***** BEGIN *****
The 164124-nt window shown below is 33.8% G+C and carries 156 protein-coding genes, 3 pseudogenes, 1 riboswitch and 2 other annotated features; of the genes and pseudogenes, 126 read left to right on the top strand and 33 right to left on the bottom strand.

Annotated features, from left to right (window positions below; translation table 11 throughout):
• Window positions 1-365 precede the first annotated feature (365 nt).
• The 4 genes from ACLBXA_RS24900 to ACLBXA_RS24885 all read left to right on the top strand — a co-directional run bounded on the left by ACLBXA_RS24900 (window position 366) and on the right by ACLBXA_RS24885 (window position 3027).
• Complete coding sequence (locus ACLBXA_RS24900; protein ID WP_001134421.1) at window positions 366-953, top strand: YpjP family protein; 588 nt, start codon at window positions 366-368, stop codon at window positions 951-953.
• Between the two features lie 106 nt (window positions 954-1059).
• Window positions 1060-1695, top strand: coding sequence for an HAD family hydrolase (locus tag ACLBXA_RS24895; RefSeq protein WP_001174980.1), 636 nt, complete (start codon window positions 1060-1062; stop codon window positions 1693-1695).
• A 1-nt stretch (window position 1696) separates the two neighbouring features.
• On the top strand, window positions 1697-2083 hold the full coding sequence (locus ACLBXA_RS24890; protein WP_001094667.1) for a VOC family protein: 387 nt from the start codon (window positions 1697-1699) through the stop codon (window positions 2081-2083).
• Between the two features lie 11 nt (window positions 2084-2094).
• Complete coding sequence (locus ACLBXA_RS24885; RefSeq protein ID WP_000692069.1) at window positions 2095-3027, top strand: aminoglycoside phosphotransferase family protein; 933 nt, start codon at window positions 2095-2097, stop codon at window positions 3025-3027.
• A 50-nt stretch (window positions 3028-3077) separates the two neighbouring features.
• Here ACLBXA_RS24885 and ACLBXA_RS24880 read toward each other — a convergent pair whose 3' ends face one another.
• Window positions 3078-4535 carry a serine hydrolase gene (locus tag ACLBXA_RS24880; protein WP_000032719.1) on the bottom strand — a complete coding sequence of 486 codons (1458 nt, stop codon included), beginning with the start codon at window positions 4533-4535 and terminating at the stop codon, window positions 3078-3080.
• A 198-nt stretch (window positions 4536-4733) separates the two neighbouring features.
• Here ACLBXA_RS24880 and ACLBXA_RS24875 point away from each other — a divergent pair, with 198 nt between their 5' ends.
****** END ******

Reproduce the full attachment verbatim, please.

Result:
The 164124-nt window shown below is 33.8% G+C and carries 156 protein-coding genes, 3 pseudogenes, 1 riboswitch and 2 other annotated features; of the genes and pseudogenes, 126 read left to right on the top strand and 33 right to left on the bottom strand.

Annotated features, from left to right (window positions below; translation table 11 throughout):
• Window positions 1-365 precede the first annotated feature (365 nt).
• The 4 genes from ACLBXA_RS24900 to ACLBXA_RS24885 all read left to right on the top strand — a co-directional run bounded on the left by ACLBXA_RS24900 (window position 366) and on the right by ACLBXA_RS24885 (window position 3027).
• Complete coding sequence (locus ACLBXA_RS24900; protein ID WP_001134421.1) at window positions 366-953, top strand: YpjP family protein; 588 nt, start codon at window positions 366-368, stop codon at window positions 951-953.
• Between the two features lie 106 nt (window positions 954-1059).
• Window positions 1060-1695, top strand: coding sequence for an HAD family hydrolase (locus tag ACLBXA_RS24895; RefSeq protein WP_001174980.1), 636 nt, complete (start codon window positions 1060-1062; stop codon window positions 1693-1695).
• A 1-nt stretch (window position 1696) separates the two neighbouring features.
• On the top strand, window positions 1697-2083 hold the full coding sequence (locus ACLBXA_RS24890; protein WP_001094667.1) for a VOC family protein: 387 nt from the start codon (window positions 1697-1699) through the stop codon (window positions 2081-2083).
• Between the two features lie 11 nt (window positions 2084-2094).
• Complete coding sequence (locus ACLBXA_RS24885; RefSeq protein ID WP_000692069.1) at window positions 2095-3027, top strand: aminoglycoside phosphotransferase family protein; 933 nt, start codon at window positions 2095-2097, stop codon at window positions 3025-3027.
• A 50-nt stretch (window positions 3028-3077) separates the two neighbouring features.
• Here ACLBXA_RS24885 and ACLBXA_RS24880 read toward each other — a convergent pair whose 3' ends face one another.
• Window positions 3078-4535 carry a serine hydrolase gene (locus tag ACLBXA_RS24880; protein WP_000032719.1) on the bottom strand — a complete coding sequence of 486 codons (1458 nt, stop codon included), beginning with the start codon at window positions 4533-4535 and terminating at the stop codon, window positions 3078-3080.
• A 198-nt stretch (window positions 4536-4733) separates the two neighbouring features.
• Here ACLBXA_RS24880 and ACLBXA_RS24875 point away from each other — a divergent pair, with 198 nt between their 5' ends.